SEB: Eastern European Outlook: Gradual recovery - major economies will diverge
This autumn nearly all countries in Eastern (including Central) Europe have
begun an economic recovery after growth bottomed out during the second quarter
of 2013, consistent with the pattern in Western Europe. Their recovery over
the next two years will be modest. Latvia and Lithuania will continue to grow
fastest in the region and in the European Union. The three largest economies
will diverge: with relatively strong fundamentals, Poland will regain its
starring role after an unexpectedly deep growth slump; Russia, increasingly in
need of reforms, has downshifted to slower growth than it enjoyed before the
global economic crisis; and a pressed Ukraine will devalue its way out of an
acute crisis, writes SEB in the latest issue of its twice-yearly Eastern
"Russia and Ukraine are facing significant challenges: Russia to raise its
long-term growth potential, Ukraine to manage an acute crisis that will emerge
this winter. Otherwise, the general economic picture of Eastern Europe is
turning brighter. Looking ahead, expansion will benefit from good real wage
growth and the fact that the region can now shake off the euro zone crisis,
which has hampered growth and created instability in banking systems,
especially in the central and southern parts of Eastern Europe," says Mikael
Johansson, Head of Eastern European Research at SEB and Chief Editor of
Eastern European Outlook.
In most Eastern European countries, the economic upturn is initially being
driven mainly by private consumption, but also by increased exports.
Consumption is being strengthened by good real wage growth, much of it due to
continued low inflation. Unemployment will gradually continue to fall in the
Baltic countries, remain relatively unchanged in Poland and Ukraine and
increase slightly in Russia. Exports will be fuelled by gradually higher
external demand, especially from Germany.
Capital spending will take time to rebound, due to lingering uncertainty about
the growth outlook - internationally and in the region - combined with slowly
thawing credit conditions. Mainly in the central and southern parts of Eastern
Europe, credit conditions have been abnormally tight so far, due to the euro
zone crisis and the relatively large foreign ownership of banks.
Here are our GDP forecasts for the six countries that Eastern European Outlook
*Russia's growth will speed up somewhat from 1.7 per cent this year to 3.0
per cent in 2015. Our forecasts are below consensus, as in the March EEO.
Falling oil prices (to USD 100/barrel two years from now) will provide
less support to growth than earlier. "The economy is already hitting its
resource ceiling, and the labour shortage is expected to increase.
Meanwhile it will be difficult to reverse the negative demographic trend;
more immigration is probably needed. On the whole, far-reaching reforms
will be required in order to boost potential growth to President Vladimir
Putin's target of 5-6 per cent," says Andreas Johnson, Russia and Ukraine
analyst at SEB Economic Research.
*Poland is now clearly recuperating from a deep domestic slump and moving
towards a solid, broad-based recovery. This year, GDP will increase by 1.5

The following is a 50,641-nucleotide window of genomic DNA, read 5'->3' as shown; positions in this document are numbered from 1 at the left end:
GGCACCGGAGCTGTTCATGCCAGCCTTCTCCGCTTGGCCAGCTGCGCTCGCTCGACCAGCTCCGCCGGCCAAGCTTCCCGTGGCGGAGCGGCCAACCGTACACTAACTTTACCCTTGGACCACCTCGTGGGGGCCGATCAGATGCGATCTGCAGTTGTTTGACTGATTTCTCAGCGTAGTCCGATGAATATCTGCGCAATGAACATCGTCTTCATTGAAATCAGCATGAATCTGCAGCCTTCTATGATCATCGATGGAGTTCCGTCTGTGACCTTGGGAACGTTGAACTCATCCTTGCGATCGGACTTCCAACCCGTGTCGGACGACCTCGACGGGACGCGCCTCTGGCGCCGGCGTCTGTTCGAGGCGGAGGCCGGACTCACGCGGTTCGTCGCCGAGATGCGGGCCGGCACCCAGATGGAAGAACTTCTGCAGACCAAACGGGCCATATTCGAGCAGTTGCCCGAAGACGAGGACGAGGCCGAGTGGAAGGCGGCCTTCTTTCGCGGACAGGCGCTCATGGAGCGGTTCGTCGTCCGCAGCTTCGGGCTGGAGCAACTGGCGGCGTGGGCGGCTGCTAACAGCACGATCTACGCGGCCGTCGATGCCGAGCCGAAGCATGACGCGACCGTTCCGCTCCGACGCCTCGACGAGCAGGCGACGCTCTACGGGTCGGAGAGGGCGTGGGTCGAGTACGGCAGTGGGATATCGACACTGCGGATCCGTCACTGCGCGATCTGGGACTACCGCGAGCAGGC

per cent, in 2014 by 3.1 per cent and in 2015 by 3.5 per cent; the latter
is in line with potential growth. Our forecasts remain above consensus.
The central bank's sharp key interest rate cuts are contributing to the
recovery; because of low, below-target inflation a rate hike will not
occur until late 2014.
*Ukraine is hard pressed by large current account deficits, a depleted
currency reserve and sagging foreign confidence. The hryvnia will be
devalued by at least 10 per cent early in 2014, while Ukraine will receive
a new bail-out loan from the IMF. GDP will fall by 0.8 per cent this year.
Despite the devaluation, growth will be a reasonable 2.0 per cent next
year and 3.4 per cent in 2015.
*Estonia's growth will plunge to 1.3 per cent this year in the wake of
falling public investments and sagging exports, partly due to weak growth
in neighbouring Finland. A continued downturn in EU funds will lead to a
weak capital spending picture, contributing to GDP growth that will reach
a modest 2.6 per cent in 2014 and 2.9 per cent in 2015.
*Latvia will remain the fastest-growing of all the EU countries: 4.0 per
cent this year and 4.8 per cent annually in 2014-2015. The economy is
again well-balanced after the deep downturn of 2008-2010, but weak capital
spending is a source of concern.
*Lithuania's GDP will increase by 3.8 per cent this year, 3.5 per cent in
2014 and 4.5 per cent in 2015. After a recent sharp downturn in inflation,
it is now more likely than not that Lithuania will be the last of the
three Baltic countries to convert to the euro - in 2015, according to the
For further information, please contact Press contact
Mikael Johansson, Head of Eastern European Anna Helsén, Group Press officer
Research, +46 8763 9947, + 46 70698 4858
SEB Economic Research firstname.lastname@example.org
+468 763 8093, +46 70372 2826
Andreas Johnson, SEB Economic Research
+46 8763 3082, +46 73523 7725
SEB is a leading Nordic financial services group. As a relationship bank, SEB
in Sweden and the Baltic countries offers financial advice and a wide range of
financial services. In Denmark, Finland, Norway and Germany the bank's
operations have a strong focus on corporate and investment banking based on a
full-service offering to corporate and institutional clients. The
international nature of SEB's business is reflected in its presence in some 20
countries worldwide. On June 30, 2013, the Group's total assets amounted to
SEK2,596 billion while its assets under management totalled SEK1,387
billion. The Group has about 16,000 employees. Read more about SEB at
Eastern European Outlook (PDF)
Press release (PDF)
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